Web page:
Reforms, Not Courts, Seen Key in Equity Fight
As the 40th anniversary of the U.S. Supreme Court decision that struck down school segregation approaches, advocates striving to fulfill the ruling's promise of educational equality are looking not to the courts but to education reform.
That appeared to be the consensus among more than 200 educators, desegregation experts, and others who gathered here this month to commemorate the epochal decision in Brown v. Board of Education, handed down May 17, 1954, and discuss ways of addressing the racial segregation and inequality still found in the nation's schools.
"It seems apparent, to most of the lawyers at least, that the courts are not going to take us a great deal further down the road to equal educational opportunity,'' said Brian K. Landsberg, a former official in the U.S. Justice Department's civil-rights division.
Is Integration Feasible?
Several conference participants said that the federal courts, now heavily stocked with appointees of Presidents Reagan and Bush, are unlikely to hand down decisions significantly advancing school integration.
They also noted that High Court decisions following Brown limited the ability of courts to involve suburbs in the desegregation of cities or to compel districts to address segregation caused by housing trends.
"I suspect it is simply not feasible for many people in large urban settings to participate in integrated educational settings,'' said Hugh B. Price, a vice president of the Rockefeller Foundation.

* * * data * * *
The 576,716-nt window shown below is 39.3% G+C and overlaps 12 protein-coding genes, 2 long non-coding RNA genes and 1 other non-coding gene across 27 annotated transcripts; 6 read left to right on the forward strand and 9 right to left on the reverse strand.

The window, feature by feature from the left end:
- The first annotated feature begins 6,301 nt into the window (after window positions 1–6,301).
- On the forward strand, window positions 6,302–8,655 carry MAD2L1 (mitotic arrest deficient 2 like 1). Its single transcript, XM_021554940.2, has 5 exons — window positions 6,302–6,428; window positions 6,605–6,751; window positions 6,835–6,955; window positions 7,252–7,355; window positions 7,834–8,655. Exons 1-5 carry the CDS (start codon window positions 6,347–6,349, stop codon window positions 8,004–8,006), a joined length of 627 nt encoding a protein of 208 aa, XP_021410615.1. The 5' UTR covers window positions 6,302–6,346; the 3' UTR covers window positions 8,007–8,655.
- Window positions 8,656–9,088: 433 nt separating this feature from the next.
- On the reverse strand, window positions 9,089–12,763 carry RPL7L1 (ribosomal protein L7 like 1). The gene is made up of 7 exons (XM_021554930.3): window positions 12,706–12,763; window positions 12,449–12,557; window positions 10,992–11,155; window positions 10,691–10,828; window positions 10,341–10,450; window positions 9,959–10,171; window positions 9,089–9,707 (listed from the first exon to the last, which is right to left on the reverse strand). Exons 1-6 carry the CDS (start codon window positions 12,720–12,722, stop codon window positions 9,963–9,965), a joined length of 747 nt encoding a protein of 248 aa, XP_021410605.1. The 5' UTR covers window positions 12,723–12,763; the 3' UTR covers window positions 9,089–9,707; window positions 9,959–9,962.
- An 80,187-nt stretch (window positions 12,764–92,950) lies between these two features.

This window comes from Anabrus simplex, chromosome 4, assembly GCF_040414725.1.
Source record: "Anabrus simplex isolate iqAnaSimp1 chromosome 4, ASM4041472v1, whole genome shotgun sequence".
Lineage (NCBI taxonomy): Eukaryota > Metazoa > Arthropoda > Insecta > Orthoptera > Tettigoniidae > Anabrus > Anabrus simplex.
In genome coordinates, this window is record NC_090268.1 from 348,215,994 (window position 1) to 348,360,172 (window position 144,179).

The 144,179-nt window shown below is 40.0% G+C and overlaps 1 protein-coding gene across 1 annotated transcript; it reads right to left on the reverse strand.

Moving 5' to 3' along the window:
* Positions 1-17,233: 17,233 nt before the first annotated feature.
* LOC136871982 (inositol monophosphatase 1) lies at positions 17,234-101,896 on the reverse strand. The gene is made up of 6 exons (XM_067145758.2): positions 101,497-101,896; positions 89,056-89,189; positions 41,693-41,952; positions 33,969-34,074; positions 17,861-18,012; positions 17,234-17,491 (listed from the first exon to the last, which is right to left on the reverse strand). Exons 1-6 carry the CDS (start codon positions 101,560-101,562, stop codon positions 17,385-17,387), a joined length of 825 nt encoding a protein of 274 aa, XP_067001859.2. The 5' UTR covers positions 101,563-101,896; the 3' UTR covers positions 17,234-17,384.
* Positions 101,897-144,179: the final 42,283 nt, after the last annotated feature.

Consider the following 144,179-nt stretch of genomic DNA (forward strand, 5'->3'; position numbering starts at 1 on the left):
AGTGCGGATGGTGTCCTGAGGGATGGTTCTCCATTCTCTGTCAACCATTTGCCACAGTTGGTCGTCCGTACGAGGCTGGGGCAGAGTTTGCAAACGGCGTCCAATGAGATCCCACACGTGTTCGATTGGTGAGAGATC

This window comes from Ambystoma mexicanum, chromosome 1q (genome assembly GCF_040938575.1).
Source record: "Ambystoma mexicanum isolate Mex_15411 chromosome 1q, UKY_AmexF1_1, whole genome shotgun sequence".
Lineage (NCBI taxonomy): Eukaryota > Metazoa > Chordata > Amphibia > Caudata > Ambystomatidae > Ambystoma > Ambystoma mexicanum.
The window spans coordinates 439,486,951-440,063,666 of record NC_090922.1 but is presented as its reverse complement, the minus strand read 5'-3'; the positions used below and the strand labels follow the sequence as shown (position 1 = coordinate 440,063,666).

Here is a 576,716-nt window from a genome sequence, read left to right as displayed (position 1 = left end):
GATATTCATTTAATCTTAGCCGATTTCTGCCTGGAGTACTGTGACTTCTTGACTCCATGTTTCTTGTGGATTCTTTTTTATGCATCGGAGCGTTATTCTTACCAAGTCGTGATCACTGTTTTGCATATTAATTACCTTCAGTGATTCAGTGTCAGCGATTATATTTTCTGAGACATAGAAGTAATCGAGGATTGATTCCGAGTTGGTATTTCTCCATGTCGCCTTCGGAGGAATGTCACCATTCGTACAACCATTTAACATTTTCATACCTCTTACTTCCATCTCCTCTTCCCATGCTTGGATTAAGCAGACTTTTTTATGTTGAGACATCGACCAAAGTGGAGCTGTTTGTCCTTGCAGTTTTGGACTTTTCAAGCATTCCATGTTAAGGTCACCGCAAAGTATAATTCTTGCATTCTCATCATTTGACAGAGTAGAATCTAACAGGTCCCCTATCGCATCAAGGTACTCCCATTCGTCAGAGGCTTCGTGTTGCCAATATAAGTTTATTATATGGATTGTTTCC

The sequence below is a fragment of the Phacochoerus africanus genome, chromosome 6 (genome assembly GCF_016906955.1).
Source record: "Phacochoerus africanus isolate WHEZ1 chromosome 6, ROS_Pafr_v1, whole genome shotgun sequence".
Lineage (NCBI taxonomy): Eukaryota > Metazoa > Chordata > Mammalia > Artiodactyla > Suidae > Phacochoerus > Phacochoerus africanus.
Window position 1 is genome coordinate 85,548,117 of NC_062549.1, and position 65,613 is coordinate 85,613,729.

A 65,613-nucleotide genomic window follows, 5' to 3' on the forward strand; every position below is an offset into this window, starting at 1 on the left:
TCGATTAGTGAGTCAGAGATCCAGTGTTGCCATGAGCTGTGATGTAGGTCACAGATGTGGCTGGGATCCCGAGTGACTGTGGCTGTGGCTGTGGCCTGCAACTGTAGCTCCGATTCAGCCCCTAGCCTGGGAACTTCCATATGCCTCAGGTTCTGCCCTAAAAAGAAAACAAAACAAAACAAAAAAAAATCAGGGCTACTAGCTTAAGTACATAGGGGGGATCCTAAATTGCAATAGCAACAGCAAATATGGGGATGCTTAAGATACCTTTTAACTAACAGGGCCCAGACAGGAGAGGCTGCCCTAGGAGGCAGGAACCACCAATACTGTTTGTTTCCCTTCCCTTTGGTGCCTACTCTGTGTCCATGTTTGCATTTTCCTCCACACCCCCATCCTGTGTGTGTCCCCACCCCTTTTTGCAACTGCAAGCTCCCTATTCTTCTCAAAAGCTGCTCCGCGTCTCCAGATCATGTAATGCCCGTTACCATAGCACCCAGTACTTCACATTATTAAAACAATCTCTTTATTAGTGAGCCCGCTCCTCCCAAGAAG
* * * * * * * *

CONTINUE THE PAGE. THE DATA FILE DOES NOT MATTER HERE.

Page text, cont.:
"At least in the short run, a generation of black children is going to be educated in racially isolated schools in many of the urban centers of the country,'' said Robert L. Carter, a U.S. District Court judge who was part of the team that argued the Brown case for the National Association for the Advancement of Colored People.
"So,'' Judge Carter said, "ways and means must be agreed upon to help or force those schools to produce quality education.''
The unanimous Brown decision held that "separate educational facilities are inherently unequal'' and thus violate equal-protection guarantees in the 14th Amendment to the U.S. Constitution. However, neither the decision nor four subsequent decades of legislation and litigation clearly defined educational equality, conference-goers observed.
While the participants disagreed on the desirability or feasibility of integration, they agreed that advocates for black children should forge a definition of educational equality and strategies for bringing it about.
"We don't want equalizing, we want adequacy,'' said Waldemar (Bill) Rojas, the superintendent of the San Francisco schools, maintaining that poor minority children need more resources directed to their education than their more advantaged peers do.
Substantial changes in funding, school organization, and pedagogy are likely to be needed, participants said. But they warned that advocates must choose carefully among reforms, some of which may be perilous for minority students.